in the numerator.</p>
<p>This method for extracting square roots works well and requires no
calculus. It's called the <a href="https://en.wikipedia.org/wiki/Babylonian_method">Babylonian
method</a> and while there's no evidence that it
was actually known to the Babylonians, it is quite ancient; it was
first recorded by Hero of Alexandria about 2000 years ago.</p>
<p>How might this have been discovered if you didn't have calculus? It's
actually quite easy. Here's a picture of the number line. Zero is at
one end, <img src="https://chart.apis.google.com/chart?chf=bg,s,00000000&cht=tx&chl=%24n%24"> is at the other, and somewhere in between is <img src="https://chart.apis.google.com/chart?chf=bg,s,00000000&cht=tx&chl=%24%5csqrt%20n%24">,
which we want to find.</p>
<p><img class="center" src="https://pic.blog.plover.com/math/newton-mediants/numberline1.svg" alt="A line with
the left enpoint marked “0”, the right endpoint marked “n”, and a
point in between marked “square root of n”." /></p>
<p>Also somewhere in between is our guess <img src="https://chart.apis.google.com/chart?chf=bg,s,00000000&cht=tx&chl=%24g%24">. Say we guessed too low,
so <img src="https://chart.apis.google.com/chart?chf=bg,s,00000000&cht=tx&chl=%240%20%5clt%20g%20%3c%20%5csqrt%20n%24">. Now consider <img src="https://chart.apis.google.com/chart?chf=bg,s,00000000&cht=tx&chl=%24%5cfrac%20ng%24">. Since <img src="https://chart.apis.google.com/chart?chf=bg,s,00000000&cht=tx&chl=%24g%24"> is
too small to be <img src="https://chart.apis.google.com/chart?chf=bg,s,00000000&cht=tx&chl=%24%5csqrt%20n%24"> exactly, <img src="https://chart.apis.google.com/chart?chf=bg,s,00000000&cht=tx&chl=%24%5cfrac%20ng%24"> must be too large. (If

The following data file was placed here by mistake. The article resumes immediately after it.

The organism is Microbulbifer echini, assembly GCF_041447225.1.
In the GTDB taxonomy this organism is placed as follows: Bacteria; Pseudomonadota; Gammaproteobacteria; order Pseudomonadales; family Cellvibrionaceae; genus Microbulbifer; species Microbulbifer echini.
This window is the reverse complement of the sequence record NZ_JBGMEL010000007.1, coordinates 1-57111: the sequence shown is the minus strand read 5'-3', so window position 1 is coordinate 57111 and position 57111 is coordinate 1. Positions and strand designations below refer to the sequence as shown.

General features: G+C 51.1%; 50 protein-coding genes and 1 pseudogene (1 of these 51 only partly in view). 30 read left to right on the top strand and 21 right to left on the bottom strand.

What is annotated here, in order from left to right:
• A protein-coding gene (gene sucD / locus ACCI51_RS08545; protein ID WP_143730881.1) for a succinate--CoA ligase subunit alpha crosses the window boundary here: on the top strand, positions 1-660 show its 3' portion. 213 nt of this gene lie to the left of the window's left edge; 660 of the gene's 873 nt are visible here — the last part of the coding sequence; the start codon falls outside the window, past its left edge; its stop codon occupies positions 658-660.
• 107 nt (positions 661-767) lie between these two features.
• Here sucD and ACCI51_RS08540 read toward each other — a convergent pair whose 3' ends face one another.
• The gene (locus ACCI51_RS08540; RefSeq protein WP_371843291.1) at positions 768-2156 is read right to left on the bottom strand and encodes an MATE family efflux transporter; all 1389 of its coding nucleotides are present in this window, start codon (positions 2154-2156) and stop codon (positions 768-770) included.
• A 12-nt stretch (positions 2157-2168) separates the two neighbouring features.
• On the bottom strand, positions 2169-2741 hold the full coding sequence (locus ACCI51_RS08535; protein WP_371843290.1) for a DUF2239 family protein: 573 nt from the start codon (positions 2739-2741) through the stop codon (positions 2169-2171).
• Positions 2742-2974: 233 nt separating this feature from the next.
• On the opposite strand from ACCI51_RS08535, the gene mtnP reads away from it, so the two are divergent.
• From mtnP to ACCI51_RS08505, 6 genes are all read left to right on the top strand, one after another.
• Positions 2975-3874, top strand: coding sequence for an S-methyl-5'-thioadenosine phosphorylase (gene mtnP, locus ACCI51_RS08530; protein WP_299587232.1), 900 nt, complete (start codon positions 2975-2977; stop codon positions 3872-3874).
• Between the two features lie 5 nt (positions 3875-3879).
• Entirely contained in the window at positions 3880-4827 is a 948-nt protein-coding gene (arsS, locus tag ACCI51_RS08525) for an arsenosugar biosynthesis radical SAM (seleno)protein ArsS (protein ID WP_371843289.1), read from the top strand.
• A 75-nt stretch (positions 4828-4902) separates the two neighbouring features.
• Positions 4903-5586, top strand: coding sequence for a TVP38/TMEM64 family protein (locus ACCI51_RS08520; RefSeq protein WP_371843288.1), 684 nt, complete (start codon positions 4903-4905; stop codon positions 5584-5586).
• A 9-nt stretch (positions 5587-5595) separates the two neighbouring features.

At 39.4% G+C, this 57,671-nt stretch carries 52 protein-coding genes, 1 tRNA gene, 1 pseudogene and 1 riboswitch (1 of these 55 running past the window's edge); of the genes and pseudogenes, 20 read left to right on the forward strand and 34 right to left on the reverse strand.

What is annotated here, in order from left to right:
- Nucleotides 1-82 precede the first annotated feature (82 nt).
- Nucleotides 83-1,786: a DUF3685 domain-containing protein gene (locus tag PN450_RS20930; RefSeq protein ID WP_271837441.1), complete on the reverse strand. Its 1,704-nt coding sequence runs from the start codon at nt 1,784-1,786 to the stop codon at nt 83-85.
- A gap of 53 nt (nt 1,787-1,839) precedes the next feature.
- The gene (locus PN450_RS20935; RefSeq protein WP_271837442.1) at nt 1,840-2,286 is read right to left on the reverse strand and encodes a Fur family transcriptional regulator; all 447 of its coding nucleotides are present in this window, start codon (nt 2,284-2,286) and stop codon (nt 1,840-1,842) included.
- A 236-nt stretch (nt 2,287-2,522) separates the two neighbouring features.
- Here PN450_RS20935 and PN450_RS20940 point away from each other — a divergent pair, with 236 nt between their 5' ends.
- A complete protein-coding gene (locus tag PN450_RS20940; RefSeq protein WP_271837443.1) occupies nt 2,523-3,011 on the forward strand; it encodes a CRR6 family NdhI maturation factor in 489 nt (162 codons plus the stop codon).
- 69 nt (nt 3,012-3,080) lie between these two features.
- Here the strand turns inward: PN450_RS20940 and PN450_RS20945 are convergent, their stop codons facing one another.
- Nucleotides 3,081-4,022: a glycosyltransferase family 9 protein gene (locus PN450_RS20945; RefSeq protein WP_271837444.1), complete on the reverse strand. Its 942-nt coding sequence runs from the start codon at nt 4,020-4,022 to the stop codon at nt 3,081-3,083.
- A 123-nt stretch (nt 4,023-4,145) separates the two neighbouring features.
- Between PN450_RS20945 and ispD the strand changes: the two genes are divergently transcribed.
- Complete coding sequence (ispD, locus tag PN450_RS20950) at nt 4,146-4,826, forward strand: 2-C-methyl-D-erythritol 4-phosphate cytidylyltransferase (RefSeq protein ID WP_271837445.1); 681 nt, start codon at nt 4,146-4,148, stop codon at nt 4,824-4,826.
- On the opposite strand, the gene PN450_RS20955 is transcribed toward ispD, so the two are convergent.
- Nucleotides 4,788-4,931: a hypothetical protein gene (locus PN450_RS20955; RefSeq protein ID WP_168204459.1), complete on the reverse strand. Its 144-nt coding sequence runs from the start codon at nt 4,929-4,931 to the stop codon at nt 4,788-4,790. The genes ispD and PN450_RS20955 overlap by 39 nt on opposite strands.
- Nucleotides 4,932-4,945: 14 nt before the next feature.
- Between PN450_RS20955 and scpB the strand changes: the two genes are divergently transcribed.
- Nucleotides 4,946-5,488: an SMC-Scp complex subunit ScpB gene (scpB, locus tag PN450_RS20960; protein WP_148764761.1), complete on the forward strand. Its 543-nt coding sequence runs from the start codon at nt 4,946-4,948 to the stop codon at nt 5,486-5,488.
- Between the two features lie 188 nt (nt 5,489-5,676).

<img src="https://chart.apis.google.com/chart?chf=bg,s,00000000&cht=tx&chl=%24g%24"> and <img src="https://chart.apis.google.com/chart?chf=bg,s,00000000&cht=tx&chl=%24%5cfrac%20ng%24"> were both smaller than <img src="https://chart.apis.google.com/chart?chf=bg,s,00000000&cht=tx&chl=%24%5csqrt%20n%24">, then their
product would be smaller than <img src="https://chart.apis.google.com/chart?chf=bg,s,00000000&cht=tx&chl=%24n%24">, and it isn't.)</p>
<p><img class="center" src="https://pic.blog.plover.com/math/newton-mediants/numberline2.svg" alt="The previous
illustration, with green points marked “g” and “\frac{n}{g}”. The
first of these it to the left of the square root of n, the second to
its right." /></p>
<p>Similarly, if the guess <img src="https://chart.apis.google.com/chart?chf=bg,s,00000000&cht=tx&chl=%24g%24"> is too large, so that <img src="https://chart.apis.google.com/chart?chf=bg,s,00000000&cht=tx&chl=%24%5csqrt%20n%20%3c%20g%24">, then <img src="https://chart.apis.google.com/chart?chf=bg,s,00000000&cht=tx&chl=%24%5cfrac%20ng%24"> must be less than <img src="https://chart.apis.google.com/chart?chf=bg,s,00000000&cht=tx&chl=%24%5csqrt%20n%24">. The